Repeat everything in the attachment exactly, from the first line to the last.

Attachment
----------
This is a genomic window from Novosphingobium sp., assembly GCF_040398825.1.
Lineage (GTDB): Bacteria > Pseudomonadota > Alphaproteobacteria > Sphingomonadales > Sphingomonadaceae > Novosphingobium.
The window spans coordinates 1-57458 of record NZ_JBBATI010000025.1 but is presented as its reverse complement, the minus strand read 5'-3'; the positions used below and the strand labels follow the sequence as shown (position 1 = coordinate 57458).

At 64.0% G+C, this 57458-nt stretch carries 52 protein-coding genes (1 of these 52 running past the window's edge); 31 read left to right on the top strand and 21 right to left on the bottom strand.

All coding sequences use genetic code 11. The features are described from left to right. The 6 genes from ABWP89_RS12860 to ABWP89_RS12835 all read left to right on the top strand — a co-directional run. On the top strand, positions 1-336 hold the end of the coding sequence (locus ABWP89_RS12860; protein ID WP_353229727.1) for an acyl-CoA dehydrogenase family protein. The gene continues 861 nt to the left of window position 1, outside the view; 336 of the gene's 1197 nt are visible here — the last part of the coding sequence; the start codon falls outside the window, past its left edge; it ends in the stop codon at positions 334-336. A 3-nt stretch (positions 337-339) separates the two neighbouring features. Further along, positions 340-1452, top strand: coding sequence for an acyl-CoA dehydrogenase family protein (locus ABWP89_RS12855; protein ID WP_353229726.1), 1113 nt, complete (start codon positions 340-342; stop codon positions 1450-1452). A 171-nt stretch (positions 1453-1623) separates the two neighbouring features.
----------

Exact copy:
This is a genomic window from Novosphingobium sp., assembly GCF_040398825.1.
Lineage (GTDB): Bacteria > Pseudomonadota > Alphaproteobacteria > Sphingomonadales > Sphingomonadaceae > Novosphingobium.
The window spans coordinates 1-57458 of record NZ_JBBATI010000025.1 but is presented as its reverse complement, the minus strand read 5'-3'; the positions used below and the strand labels follow the sequence as shown (position 1 = coordinate 57458).

At 64.0% G+C, this 57458-nt stretch carries 52 protein-coding genes (1 of these 52 running past the window's edge); 31 read left to right on the top strand and 21 right to left on the bottom strand.

All coding sequences use genetic code 11. The features are described from left to right. The 6 genes from ABWP89_RS12860 to ABWP89_RS12835 all read left to right on the top strand — a co-directional run. On the top strand, positions 1-336 hold the end of the coding sequence (locus ABWP89_RS12860; protein ID WP_353229727.1) for an acyl-CoA dehydrogenase family protein. The gene continues 861 nt to the left of window position 1, outside the view; 336 of the gene's 1197 nt are visible here — the last part of the coding sequence; the start codon falls outside the window, past its left edge; it ends in the stop codon at positions 334-336. A 3-nt stretch (positions 337-339) separates the two neighbouring features. Further along, positions 340-1452, top strand: coding sequence for an acyl-CoA dehydrogenase family protein (locus ABWP89_RS12855; protein ID WP_353229726.1), 1113 nt, complete (start codon positions 340-342; stop codon positions 1450-1452). A 171-nt stretch (positions 1453-1623) separates the two neighbouring features.